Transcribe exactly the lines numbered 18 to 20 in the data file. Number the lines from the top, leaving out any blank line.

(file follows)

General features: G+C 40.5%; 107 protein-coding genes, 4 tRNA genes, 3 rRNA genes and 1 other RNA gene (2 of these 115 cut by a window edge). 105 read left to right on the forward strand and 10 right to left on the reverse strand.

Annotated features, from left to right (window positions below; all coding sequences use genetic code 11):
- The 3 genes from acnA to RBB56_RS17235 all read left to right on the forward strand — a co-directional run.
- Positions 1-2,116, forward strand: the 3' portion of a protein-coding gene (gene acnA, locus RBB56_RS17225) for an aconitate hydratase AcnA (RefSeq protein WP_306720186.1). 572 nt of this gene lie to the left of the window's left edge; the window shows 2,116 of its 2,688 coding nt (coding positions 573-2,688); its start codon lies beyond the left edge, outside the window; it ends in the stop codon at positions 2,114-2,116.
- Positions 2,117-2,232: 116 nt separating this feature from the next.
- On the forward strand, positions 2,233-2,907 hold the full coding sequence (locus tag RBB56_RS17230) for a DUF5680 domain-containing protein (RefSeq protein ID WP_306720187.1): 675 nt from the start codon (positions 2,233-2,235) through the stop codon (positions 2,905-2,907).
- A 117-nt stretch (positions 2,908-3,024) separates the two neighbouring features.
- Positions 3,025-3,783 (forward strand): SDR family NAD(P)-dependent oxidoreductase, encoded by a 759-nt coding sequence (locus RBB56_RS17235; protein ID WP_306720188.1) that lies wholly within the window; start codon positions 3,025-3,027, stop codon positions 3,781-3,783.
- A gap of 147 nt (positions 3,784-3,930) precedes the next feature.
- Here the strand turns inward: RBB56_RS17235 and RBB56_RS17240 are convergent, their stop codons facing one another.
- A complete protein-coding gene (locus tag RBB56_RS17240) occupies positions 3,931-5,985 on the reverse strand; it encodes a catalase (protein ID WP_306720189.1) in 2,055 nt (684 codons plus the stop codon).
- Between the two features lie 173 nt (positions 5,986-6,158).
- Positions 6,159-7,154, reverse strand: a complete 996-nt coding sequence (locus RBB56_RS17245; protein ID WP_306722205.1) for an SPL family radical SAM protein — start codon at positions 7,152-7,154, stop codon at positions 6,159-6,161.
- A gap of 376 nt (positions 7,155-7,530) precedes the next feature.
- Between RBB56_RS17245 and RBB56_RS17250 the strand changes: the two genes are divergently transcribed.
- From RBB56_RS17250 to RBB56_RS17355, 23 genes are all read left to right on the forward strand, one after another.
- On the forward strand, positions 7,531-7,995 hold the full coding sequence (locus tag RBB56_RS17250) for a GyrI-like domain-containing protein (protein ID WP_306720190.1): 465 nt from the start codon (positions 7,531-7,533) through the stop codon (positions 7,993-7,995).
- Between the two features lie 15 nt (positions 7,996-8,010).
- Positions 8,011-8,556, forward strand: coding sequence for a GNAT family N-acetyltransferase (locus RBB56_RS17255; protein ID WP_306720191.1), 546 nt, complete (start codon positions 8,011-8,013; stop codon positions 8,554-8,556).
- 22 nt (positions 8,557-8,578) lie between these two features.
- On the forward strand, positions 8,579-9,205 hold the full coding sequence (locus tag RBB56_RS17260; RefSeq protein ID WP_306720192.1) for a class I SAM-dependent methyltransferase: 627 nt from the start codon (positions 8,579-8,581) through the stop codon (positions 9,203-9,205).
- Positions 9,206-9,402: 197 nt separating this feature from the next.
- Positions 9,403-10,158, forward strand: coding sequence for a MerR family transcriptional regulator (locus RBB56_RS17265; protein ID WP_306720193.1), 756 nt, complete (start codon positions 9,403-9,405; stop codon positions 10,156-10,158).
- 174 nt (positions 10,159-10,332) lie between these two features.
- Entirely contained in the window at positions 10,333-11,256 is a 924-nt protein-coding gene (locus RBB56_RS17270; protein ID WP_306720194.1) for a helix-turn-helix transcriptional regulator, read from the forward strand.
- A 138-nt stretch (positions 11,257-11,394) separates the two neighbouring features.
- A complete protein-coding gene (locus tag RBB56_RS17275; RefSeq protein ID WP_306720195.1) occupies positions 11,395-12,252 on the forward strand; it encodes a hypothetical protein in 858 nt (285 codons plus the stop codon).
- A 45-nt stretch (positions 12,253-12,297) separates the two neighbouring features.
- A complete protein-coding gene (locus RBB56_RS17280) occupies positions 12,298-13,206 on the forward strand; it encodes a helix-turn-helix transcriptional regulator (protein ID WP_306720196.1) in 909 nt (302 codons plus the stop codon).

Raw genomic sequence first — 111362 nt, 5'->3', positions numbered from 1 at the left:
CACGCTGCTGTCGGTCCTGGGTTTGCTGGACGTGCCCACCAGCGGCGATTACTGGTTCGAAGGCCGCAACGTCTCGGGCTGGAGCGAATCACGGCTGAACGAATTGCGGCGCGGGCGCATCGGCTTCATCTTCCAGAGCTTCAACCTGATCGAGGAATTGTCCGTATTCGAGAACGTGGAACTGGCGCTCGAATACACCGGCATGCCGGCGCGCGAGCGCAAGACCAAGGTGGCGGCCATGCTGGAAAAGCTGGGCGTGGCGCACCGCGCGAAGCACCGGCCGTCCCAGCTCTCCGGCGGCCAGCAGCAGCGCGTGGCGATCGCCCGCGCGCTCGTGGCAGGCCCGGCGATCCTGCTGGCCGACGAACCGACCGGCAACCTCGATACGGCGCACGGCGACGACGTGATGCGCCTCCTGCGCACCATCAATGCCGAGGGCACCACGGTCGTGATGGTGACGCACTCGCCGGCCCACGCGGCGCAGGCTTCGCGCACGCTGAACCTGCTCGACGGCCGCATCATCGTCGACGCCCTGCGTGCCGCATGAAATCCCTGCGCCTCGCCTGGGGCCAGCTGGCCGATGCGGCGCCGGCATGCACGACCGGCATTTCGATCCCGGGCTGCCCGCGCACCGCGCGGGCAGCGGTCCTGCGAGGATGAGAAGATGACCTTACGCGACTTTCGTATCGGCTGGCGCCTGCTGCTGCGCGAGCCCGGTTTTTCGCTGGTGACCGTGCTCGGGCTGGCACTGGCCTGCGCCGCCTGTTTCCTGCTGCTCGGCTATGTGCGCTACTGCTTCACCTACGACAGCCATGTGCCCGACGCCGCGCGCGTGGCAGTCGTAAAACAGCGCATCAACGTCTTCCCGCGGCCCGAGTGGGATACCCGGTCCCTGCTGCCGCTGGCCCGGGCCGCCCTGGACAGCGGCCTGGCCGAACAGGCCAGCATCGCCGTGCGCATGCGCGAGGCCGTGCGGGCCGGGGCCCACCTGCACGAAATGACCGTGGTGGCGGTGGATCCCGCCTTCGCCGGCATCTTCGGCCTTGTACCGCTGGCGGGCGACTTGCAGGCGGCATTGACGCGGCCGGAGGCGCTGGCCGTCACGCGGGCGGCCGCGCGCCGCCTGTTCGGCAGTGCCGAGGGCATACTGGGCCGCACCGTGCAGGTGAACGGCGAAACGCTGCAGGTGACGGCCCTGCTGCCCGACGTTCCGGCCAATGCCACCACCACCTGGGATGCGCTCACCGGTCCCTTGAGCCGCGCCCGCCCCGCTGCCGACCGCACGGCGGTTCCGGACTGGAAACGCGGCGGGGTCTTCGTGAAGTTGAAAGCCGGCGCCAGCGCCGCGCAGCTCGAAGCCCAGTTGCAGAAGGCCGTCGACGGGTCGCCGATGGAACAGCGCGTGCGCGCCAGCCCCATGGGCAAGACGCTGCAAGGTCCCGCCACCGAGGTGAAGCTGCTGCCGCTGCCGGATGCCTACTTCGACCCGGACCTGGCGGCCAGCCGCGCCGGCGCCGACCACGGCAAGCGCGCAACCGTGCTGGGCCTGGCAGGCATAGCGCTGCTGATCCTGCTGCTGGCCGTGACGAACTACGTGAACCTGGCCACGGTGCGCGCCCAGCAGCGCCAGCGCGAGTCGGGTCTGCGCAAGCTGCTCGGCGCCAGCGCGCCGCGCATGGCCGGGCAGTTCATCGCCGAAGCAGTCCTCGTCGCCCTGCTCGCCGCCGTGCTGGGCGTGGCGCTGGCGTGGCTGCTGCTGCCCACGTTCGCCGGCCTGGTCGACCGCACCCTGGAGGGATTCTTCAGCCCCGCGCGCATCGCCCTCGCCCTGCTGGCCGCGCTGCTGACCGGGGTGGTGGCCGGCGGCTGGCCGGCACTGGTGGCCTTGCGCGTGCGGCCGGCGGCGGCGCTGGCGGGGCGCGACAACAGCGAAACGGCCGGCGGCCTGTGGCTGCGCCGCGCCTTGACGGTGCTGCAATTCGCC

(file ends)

- Between the two features lie 15 nt (positions 7,996-8,010).
- Positions 8,011-8,556, forward strand: coding sequence for a GNAT family N-acetyltransferase (locus RBB56_RS17255; protein ID WP_306720191.1), 546 nt, complete (start codon positions 8,011-8,013; stop codon positions 8,554-8,556).
- 22 nt (positions 8,557-8,578) lie between these two features.